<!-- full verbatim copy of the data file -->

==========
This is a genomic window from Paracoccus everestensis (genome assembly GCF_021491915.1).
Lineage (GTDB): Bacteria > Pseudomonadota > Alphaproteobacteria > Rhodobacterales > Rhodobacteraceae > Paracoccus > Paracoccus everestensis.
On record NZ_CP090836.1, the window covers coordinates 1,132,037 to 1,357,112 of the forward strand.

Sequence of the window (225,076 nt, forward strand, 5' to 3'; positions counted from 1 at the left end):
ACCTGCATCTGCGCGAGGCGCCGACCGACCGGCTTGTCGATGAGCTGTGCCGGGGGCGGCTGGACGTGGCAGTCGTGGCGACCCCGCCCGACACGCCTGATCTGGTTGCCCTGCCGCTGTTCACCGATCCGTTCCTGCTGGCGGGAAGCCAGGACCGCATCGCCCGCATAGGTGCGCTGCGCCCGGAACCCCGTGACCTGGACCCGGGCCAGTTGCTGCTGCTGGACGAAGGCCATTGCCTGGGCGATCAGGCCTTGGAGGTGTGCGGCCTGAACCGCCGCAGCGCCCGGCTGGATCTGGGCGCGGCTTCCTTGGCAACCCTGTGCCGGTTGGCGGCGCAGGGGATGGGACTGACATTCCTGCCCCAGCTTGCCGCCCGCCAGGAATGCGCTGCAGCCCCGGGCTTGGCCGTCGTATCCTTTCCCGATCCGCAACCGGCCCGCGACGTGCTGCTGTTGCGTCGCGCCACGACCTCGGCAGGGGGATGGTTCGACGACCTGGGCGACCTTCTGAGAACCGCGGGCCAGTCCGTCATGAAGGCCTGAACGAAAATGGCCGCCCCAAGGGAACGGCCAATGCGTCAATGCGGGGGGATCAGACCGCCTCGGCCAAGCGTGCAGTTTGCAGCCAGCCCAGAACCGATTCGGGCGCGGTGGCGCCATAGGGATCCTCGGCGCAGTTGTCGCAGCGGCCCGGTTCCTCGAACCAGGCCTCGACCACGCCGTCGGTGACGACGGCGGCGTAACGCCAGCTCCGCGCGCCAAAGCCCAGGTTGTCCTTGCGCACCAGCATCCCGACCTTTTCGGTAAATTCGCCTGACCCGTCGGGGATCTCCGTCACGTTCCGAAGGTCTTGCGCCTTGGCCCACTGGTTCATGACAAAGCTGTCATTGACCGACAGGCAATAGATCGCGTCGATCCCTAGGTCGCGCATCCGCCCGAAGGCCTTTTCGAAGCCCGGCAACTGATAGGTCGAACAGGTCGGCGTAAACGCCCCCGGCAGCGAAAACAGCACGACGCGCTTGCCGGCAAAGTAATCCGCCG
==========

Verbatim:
This is a genomic window from Paracoccus everestensis (genome assembly GCF_021491915.1).
Lineage (GTDB): Bacteria > Pseudomonadota > Alphaproteobacteria > Rhodobacterales > Rhodobacteraceae > Paracoccus > Paracoccus everestensis.
On record NZ_CP090836.1, the window covers coordinates 1,132,037 to 1,357,112 of the forward strand.

Sequence of the window (225,076 nt, forward strand, 5' to 3'; positions counted from 1 at the left end):
ACCTGCATCTGCGCGAGGCGCCGACCGACCGGCTTGTCGATGAGCTGTGCCGGGGGCGGCTGGACGTGGCAGTCGTGGCGACCCCGCCCGACACGCCTGATCTGGTTGCCCTGCCGCTGTTCACCGATCCGTTCCTGCTGGCGGGAAGCCAGGACCGCATCGCCCGCATAGGTGCGCTGCGCCCGGAACCCCGTGACCTGGACCCGGGCCAGTTGCTGCTGCTGGACGAAGGCCATTGCCTGGGCGATCAGGCCTTGGAGGTGTGCGGCCTGAACCGCCGCAGCGCCCGGCTGGATCTGGGCGCGGCTTCCTTGGCAACCCTGTGCCGGTTGGCGGCGCAGGGGATGGGACTGACATTCCTGCCCCAGCTTGCCGCCCGCCAGGAATGCGCTGCAGCCCCGGGCTTGGCCGTCGTATCCTTTCCCGATCCGCAACCGGCCCGCGACGTGCTGCTGTTGCGTCGCGCCACGACCTCGGCAGGGGGATGGTTCGACGACCTGGGCGACCTTCTGAGAACCGCGGGCCAGTCCGTCATGAAGGCCTGAACGAAAATGGCCGCCCCAAGGGAACGGCCAATGCGTCAATGCGGGGGGATCAGACCGCCTCGGCCAAGCGTGCAGTTTGCAGCCAGCCCAGAACCGATTCGGGCGCGGTGGCGCCATAGGGATCCTCGGCGCAGTTGTCGCAGCGGCCCGGTTCCTCGAACCAGGCCTCGACCACGCCGTCGGTGACGACGGCGGCGTAACGCCAGCTCCGCGCGCCAAAGCCCAGGTTGTCCTTGCGCACCAGCATCCCGACCTTTTCGGTAAATTCGCCTGACCCGTCGGGGATCTCCGTCACGTTCCGAAGGTCTTGCGCCTTGGCCCACTGGTTCATGACAAAGCTGTCATTGACCGACAGGCAATAGATCGCGTCGATCCCTAGGTCGCGCATCCGCCCGAAGGCCTTTTCGAAGCCCGGCAACTGATAGGTCGAACAGGTCGGCGTAAACGCCCCCGGCAGCGAAAACAGCACGACGCGCTTGCCGGCAAAGTAATCCGCCG